interpreted as alien encounters because the supposed ETs'
patterns of behavior are "humanlike in so many ... ways."

What this sort of circular logic leads to is a closed system from
which nothing can enter, leave, or lay claim to an existential
state independent of the psychosociologists' description of it.
It has nothing to do with science. That does not mean that
psychosociological approaches are not worth pursuing; it does
mean that their proponents have done a lousy job of arguing their
case, and it seems clear that even a more persuasively argued
psychosocial model (of a sort yet to be articulated) is not going
to help us much with ufology's most interesting questions, those
that are the field's very raison d'etre, namely the ones that
relate to such issues as physical and instrumented evidence,
multiple witnesses, and the sorts of cases dealt with in, for one
recent instance, Hall's book (and, for that matter, in Menzel's
and Klass' books; the debunkers worth paying attention to have
always understood that they have to do more than wave hands at
the evidence).

Reading the psychosocial literature, however, one would think
that the case for the reality of UFOs consists of Adamski-like
contactee tales (more plausibly accounted for as hoaxes than as
the products of exotic psychological processes) and anecdotes
about men in black.  It is difficult for those outside the
psychosocial belief system to understand what states of human
consciousness, altered or otherwise, have to do -- to mention two
instances of many hundreds that any informed ufologist could reel
off the top of his head -- with the Trans-en-Provence CE2 or the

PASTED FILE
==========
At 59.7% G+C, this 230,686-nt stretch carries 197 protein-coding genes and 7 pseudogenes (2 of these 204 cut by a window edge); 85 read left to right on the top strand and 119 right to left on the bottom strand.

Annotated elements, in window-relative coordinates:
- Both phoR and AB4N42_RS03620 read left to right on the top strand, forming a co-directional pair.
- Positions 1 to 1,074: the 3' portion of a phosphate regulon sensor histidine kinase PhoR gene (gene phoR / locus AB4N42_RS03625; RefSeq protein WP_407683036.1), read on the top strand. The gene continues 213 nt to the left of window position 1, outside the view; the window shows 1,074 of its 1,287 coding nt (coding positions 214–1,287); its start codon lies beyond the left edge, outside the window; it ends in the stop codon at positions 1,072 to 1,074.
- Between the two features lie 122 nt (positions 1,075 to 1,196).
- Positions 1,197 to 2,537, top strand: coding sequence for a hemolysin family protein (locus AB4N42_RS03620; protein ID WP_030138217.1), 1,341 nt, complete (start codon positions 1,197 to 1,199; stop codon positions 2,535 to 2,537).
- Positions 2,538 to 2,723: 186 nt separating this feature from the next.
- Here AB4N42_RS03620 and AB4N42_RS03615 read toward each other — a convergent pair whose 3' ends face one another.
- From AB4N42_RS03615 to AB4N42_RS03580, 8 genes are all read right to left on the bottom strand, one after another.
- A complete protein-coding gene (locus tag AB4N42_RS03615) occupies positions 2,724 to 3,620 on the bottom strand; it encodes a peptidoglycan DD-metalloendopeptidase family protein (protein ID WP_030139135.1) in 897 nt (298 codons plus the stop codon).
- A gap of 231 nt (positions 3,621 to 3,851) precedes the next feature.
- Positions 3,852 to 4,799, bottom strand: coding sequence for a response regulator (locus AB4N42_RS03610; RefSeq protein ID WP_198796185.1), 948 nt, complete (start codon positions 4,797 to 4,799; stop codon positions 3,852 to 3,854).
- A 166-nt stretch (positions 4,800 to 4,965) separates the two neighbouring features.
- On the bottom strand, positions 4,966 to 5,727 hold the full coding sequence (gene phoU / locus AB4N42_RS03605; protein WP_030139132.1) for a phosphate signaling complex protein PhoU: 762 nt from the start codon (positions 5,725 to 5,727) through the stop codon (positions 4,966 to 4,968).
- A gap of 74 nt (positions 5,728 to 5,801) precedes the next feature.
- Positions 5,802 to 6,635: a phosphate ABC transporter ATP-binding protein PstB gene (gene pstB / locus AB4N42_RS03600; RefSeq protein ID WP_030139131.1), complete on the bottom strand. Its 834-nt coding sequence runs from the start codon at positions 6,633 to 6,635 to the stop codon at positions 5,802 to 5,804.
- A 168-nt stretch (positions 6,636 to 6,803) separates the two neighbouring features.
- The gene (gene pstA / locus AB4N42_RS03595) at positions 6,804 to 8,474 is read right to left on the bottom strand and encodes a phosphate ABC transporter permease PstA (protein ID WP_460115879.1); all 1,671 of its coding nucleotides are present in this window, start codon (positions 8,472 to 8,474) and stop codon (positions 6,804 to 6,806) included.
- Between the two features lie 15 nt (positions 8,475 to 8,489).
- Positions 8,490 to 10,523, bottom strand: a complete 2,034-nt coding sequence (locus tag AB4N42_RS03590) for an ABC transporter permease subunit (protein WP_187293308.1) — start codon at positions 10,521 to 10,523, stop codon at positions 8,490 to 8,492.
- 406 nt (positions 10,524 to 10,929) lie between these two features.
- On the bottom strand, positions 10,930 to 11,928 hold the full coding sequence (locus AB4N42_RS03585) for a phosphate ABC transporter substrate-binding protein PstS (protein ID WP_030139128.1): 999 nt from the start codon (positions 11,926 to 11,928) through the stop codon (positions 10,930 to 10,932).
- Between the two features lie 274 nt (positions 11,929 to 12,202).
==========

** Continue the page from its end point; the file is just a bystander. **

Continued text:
Roswell case (though the latter was once "explained" to me by a
British enthusiast who said it came about because of Americans'
hysterical fear of "Commies" -- a peculiar argument to which he
brought neither evidence nor logic but to which he was, need I
note, thoroughly committed, even to the preservation of it in

On its present course psychosocial ufology appears primed to
continue into perpetuity its sad infatuation with bad psychology,
bad sociology, and bad folklorics.  Its followers commit the
fundamental intellectual error so devastatingly critiqued by
behavioral scientist David J. Hufford in his paper "Traditions of
Disbelief" in New York Folklore, Winter 1982.  Writing of the
"standard skeptical view of supernatural belief -- a view that
has existed for centuries, probably millennia -- namely that
supernatural beliefs arise from and are supported by various
kinds of obvious error," he observes that the "research design
begins with the question `Why and how do some people manage to
believe things which are so patently false?' ...  Such a
perspective has its usefulness ... but ... it is necessarily
ethnocentric in the most fundamental sense. It takes a body of
knowledge and considers it to be simply `the way things are'
rather than a product of culture. It says over and over again,
`What I know I KNOW, what you know you only BELIEVE."

We can also expect psychosociologists to grow ever more dogmatic
in their rhetoric -- and it is rhetoric, above all else, at which
these pundits excel; there are, by comparison, relatively few
articulate defenders of the extraterrestrial hypothesis.  We can
anticipate an ever greater eagerness to psycho- scrutinize the
"needs" of those deluded souls who think radar/visual cases and
ground traces mean something.

For our part, those of us on the other side may be goaded into
proposing our own psychosocial hypothesis: that the psychosocial
hypothesis is itself a psychosocial response to the UFO
phenomenon, a nontechnical, nonthreatening model of the
phenomenon suitable to its English majors, librarians, Jungians,
and counterculturists who are its principal proponents. In a real
sense, in its elegant and strangely militant prose, in its
suspicion of technology and antipathy to falsifiable-
theory-making, it represents the revenge of the liberal- arts
majors against a ufology dominated (in principle anyway) by such,
from the psychosociologists' point of view, soul-deadening
concerns as documentation, verification, and reason -- also known
as the tools of science.

Our own psychosocial hypothesis, unlike theirs, is a falsifiable
one.  To be falsified, it needs only for the psychosociologists
to get serious; to get serious, they need to develop scientific
hypotheses.  In other words, our hypothesis will be falsified
when psychosociologists offer us falsifiable hypotheses. Till
then the rest of us can only watch and wonder anew at what the
UFO phenomenon does, again and again, to otherwise rational